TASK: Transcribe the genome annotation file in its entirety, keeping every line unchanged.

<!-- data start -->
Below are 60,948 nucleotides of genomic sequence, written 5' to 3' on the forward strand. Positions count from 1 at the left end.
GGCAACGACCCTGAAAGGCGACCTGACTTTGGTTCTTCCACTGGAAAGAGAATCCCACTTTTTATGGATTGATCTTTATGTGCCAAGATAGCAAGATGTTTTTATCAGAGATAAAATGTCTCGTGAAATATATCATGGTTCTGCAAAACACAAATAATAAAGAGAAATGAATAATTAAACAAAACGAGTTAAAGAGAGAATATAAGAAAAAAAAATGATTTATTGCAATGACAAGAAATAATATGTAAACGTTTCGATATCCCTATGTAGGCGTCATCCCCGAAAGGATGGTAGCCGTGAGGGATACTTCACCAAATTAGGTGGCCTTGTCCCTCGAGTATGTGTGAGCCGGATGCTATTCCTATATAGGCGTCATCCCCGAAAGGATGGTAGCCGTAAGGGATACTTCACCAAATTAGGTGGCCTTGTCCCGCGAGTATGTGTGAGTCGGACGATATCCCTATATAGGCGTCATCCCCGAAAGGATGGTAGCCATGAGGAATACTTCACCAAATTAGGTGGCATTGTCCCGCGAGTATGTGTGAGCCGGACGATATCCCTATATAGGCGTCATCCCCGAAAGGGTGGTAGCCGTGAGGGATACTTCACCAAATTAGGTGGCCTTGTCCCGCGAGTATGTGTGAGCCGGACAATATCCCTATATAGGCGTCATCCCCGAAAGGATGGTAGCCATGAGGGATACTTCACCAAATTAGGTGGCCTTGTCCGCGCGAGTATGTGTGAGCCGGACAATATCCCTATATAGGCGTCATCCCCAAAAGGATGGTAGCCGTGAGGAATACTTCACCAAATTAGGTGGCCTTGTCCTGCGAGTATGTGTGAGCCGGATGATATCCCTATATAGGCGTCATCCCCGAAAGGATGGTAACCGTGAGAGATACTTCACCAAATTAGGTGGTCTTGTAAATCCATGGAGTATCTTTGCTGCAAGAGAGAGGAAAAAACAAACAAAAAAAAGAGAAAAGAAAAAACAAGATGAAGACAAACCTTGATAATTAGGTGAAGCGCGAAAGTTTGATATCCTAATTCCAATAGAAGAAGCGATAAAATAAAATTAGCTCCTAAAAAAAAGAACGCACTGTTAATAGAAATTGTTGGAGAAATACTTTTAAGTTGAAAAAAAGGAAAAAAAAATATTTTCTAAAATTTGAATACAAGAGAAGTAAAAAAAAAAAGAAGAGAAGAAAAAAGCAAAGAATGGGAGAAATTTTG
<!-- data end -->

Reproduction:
Below are 60,948 nucleotides of genomic sequence, written 5' to 3' on the forward strand. Positions count from 1 at the left end.
GGCAACGACCCTGAAAGGCGACCTGACTTTGGTTCTTCCACTGGAAAGAGAATCCCACTTTTTATGGATTGATCTTTATGTGCCAAGATAGCAAGATGTTTTTATCAGAGATAAAATGTCTCGTGAAATATATCATGGTTCTGCAAAACACAAATAATAAAGAGAAATGAATAATTAAACAAAACGAGTTAAAGAGAGAATATAAGAAAAAAAAATGATTTATTGCAATGACAAGAAATAATATGTAAACGTTTCGATATCCCTATGTAGGCGTCATCCCCGAAAGGATGGTAGCCGTGAGGGATACTTCACCAAATTAGGTGGCCTTGTCCCTCGAGTATGTGTGAGCCGGATGCTATTCCTATATAGGCGTCATCCCCGAAAGGATGGTAGCCGTAAGGGATACTTCACCAAATTAGGTGGCCTTGTCCCGCGAGTATGTGTGAGTCGGACGATATCCCTATATAGGCGTCATCCCCGAAAGGATGGTAGCCATGAGGAATACTTCACCAAATTAGGTGGCATTGTCCCGCGAGTATGTGTGAGCCGGACGATATCCCTATATAGGCGTCATCCCCGAAAGGGTGGTAGCCGTGAGGGATACTTCACCAAATTAGGTGGCCTTGTCCCGCGAGTATGTGTGAGCCGGACAATATCCCTATATAGGCGTCATCCCCGAAAGGATGGTAGCCATGAGGGATACTTCACCAAATTAGGTGGCCTTGTCCGCGCGAGTATGTGTGAGCCGGACAATATCCCTATATAGGCGTCATCCCCAAAAGGATGGTAGCCGTGAGGAATACTTCACCAAATTAGGTGGCCTTGTCCTGCGAGTATGTGTGAGCCGGATGATATCCCTATATAGGCGTCATCCCCGAAAGGATGGTAACCGTGAGAGATACTTCACCAAATTAGGTGGTCTTGTAAATCCATGGAGTATCTTTGCTGCAAGAGAGAGGAAAAAACAAACAAAAAAAAGAGAAAAGAAAAAACAAGATGAAGACAAACCTTGATAATTAGGTGAAGCGCGAAAGTTTGATATCCTAATTCCAATAGAAGAAGCGATAAAATAAAATTAGCTCCTAAAAAAAAGAACGCACTGTTAATAGAAATTGTTGGAGAAATACTTTTAAGTTGAAAAAAAGGAAAAAAAAATATTTTCTAAAATTTGAATACAAGAGAAGTAAAAAAAAAAAGAAGAGAAGAAAAAAGCAAAGAATGGGAGAAATTTTG